• Equally worrisome is the extent to which India seems to be regressing when it comes to the treatment of political prisoners in jails. The plight of Jesuit priest, Father Stan Swamy, a victim of Parkinson’s disease, which made the headlines is only one instance. Labelling dissenters as urban naxals and the like, and being indifferent to their plight when in custody, marks a sharp decline from past democratic practices.
  • Introduction of the three Farmer’s bills which has been made without the consent or participation by those being affected by it and subsequent farmer protests. This conveys of an India that is intent in pursuing its pre-determined course of action, paying little heed to peoples’ demands and protests, much in the nature of autocratic and dictatorial regimes rather than a democracy.
Article 370 of the Indian Constitution

The state of Jammu and Kashmir was conferred with a special status via which it had the power to have a separate constitution, and autonomy over the internal administration of the state and also have a separate state flag.

The Hindu Editorial Analysis- 10th December, 2020 Current Affairs Notes | EduRev

Electoral Wins at Any Cost
  • What is evident today is that every election — whether to State Assemblies, District Councils, or even local panchayats — are turning into conflict zones, leading to extremely tense situations.
  • In many instances, they have become tinderboxes for communal, caste, political and other forms of violence.
  • While States such as West Bengal and Uttar Pradesh feature prominently in the media in relation to cases of communal and political violence, the reality today is that no State is exempt from this pattern of aggressive electioneering.
  • Apart from political polarisation, arousing feelings of majority versus the minority have become the stock-in-trade of some parties in elections. Encouraging majoritarian attitudes obscuring ground realities, has hence, become a pernicious trend.
  • The recently conducted elections to the Greater Hyderabad Municipal Corporation was a classic example. Employing majoritarianism as a tactic, incidentally leading to a polarisation of votes, did produce electoral dividends — but it comes at a high cost. Such tactics cannot but have serious consequences for India as a secular democratic republic.
Social Media Clampdown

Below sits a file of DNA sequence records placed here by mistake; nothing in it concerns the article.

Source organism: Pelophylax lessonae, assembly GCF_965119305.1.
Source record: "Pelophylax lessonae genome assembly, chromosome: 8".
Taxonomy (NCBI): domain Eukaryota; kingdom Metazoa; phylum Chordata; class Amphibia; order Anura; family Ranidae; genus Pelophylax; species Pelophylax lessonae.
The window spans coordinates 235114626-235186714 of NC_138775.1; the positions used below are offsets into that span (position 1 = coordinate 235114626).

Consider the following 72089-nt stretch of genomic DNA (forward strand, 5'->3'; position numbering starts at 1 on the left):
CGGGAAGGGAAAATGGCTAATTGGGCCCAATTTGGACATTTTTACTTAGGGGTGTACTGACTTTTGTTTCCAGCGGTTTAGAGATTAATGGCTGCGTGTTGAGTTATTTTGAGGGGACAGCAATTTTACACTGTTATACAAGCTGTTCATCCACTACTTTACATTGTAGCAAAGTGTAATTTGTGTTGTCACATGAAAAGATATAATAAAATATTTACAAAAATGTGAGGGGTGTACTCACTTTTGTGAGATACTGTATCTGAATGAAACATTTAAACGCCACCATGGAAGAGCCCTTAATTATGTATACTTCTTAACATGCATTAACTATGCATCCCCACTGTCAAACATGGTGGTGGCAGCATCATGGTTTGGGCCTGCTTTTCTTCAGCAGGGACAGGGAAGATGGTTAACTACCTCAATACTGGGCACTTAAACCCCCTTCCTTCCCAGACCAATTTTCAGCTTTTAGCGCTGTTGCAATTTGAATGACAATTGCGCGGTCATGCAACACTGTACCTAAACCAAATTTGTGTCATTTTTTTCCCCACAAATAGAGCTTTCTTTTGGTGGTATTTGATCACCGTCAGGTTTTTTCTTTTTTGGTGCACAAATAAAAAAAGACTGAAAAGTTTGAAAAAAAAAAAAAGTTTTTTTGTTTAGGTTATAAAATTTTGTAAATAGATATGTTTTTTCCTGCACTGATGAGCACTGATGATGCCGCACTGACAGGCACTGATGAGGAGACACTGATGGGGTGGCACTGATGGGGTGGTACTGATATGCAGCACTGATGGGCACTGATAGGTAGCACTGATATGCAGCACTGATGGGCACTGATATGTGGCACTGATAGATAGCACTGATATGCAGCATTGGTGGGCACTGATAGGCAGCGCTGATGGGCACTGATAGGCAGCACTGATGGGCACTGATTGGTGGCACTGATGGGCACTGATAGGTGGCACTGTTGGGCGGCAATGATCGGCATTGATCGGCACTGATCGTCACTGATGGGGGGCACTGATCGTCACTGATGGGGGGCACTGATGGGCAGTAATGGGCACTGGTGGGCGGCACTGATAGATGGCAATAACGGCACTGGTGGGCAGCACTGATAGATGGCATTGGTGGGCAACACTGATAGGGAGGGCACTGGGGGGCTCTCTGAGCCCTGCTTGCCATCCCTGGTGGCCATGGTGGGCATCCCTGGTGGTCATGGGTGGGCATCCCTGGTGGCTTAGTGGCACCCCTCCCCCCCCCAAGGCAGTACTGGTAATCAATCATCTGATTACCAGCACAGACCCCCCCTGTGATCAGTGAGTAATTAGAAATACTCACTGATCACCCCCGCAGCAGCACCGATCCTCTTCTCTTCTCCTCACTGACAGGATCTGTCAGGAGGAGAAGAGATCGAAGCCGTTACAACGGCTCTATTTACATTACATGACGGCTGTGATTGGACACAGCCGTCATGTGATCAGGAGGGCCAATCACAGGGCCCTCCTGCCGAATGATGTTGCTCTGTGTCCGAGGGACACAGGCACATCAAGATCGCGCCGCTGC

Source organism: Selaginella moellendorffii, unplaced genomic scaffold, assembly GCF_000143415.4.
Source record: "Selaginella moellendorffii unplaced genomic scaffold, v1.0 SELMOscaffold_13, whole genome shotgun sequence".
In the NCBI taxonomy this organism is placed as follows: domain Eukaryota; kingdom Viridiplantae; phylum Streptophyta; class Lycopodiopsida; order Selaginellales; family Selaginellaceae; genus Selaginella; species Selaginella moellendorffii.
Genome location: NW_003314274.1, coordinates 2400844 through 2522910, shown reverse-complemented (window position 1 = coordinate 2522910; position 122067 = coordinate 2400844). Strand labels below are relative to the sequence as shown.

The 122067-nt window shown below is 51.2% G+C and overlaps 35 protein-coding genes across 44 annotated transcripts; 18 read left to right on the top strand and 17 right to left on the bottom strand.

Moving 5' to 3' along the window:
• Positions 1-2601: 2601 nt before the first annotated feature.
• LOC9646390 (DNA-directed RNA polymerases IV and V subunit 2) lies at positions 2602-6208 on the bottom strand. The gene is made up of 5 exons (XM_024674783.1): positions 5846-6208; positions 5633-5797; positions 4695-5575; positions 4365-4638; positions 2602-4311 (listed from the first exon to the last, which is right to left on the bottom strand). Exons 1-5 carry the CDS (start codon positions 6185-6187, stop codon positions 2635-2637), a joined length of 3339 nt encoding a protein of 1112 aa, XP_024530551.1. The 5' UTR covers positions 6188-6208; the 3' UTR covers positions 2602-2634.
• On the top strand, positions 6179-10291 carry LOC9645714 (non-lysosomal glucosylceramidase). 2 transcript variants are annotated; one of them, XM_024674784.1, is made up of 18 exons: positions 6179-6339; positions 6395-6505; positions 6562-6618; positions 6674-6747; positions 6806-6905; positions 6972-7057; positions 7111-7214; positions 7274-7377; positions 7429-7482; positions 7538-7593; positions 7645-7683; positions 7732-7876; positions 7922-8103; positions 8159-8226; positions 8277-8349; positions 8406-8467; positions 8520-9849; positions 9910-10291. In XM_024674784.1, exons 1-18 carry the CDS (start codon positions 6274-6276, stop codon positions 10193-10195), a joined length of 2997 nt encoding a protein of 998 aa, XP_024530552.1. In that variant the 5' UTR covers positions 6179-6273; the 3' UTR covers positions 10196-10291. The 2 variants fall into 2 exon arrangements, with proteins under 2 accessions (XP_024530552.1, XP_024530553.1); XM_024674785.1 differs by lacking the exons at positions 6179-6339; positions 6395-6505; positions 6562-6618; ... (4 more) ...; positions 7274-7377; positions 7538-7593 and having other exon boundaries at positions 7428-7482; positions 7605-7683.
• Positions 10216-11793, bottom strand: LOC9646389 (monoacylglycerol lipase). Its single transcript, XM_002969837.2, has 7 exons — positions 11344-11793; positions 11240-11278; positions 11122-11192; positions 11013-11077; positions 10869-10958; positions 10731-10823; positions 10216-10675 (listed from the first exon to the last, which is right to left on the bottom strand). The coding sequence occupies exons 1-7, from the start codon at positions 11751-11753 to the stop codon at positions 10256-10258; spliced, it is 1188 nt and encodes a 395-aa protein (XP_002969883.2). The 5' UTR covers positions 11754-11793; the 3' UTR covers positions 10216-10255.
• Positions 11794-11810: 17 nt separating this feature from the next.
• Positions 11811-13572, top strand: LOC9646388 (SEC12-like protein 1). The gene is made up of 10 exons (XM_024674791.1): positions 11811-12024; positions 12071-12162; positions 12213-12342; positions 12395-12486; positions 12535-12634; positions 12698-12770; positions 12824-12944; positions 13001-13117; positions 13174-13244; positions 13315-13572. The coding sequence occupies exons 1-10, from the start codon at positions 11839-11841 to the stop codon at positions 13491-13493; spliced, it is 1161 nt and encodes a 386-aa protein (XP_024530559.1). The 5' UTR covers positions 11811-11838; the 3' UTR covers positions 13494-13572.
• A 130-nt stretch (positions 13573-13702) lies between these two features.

• India is beginning to clampdown on social media platforms and enact draconian laws towards spread of disinformation. Kerala, a Left bastion, even sought to introduce an ordinance mandating a jail term for any offensive social media post, making the police the arbiter to determine the nature of social media abuse.
  • Fortunately, this has been withdrawn, but the genie is out of the bottle and quite a few States appear to be contemplating similar measures against fake news.
Conclusion
  • India must deliberate on the declining range of democracy and work towards an inclusive nature f policymaking practices.
  • Also, India needs to uphold the democratic values that it stands for as the largest democracy in the world by unhindered practices of rights like the right to protest, right to practice any religion, right to marry of own will, etc.

3. Thousand days of nutrition, and a billion dreams

GS 2- Problems associated with the event and management of services about health

Context

Malnutrition is the single largest threat that blocks the promise of India at the inspiration level. As India goes in realising its billion-plus dreams over successive decade or 2. This dream is determined by however well it nourishes the physical well-being and mental potential of its individuals, chiefly its youngsters. POSHAN Abhiyaan completes 1,000 days in the week, it's time to renew our commitment to nutrition.

What is Malnutrition?
  • Deficiency disease happens once the body does not get enough nutrients.
  • Causes of deficiency disease embrace a poor diet, organic process conditions or another illness.
  • Its symptoms are fatigue, symptom and weight loss.
  • If it remains untreated then it will cause physical or mental incapacity. As a treatment, there ought to address missing nutrients.
  • Generally, underfed youngsters tend to disappoint of their real potential. youngsters tend to fall in their physical still as mental potential.
  • That's as a result of deficiency disease leaves their bodies weaker and move them to sicknesses.
Condition of Deficiency Disease In India
  • In step with a study in Lancet in 2019, a staggering sixty-eight of 0.04 million deaths of youngsters below 5 years in India was because of deficiency disease in 2017.
  • In step with Comprehensive National Nutrition Survey, issued by the Ministry of Health and Family Welfare with support of UNICEF in 2017  - concerning half, all youngsters below 5 years within the country were found to be scrubby (too short) or wasted (too thin) for his or her height.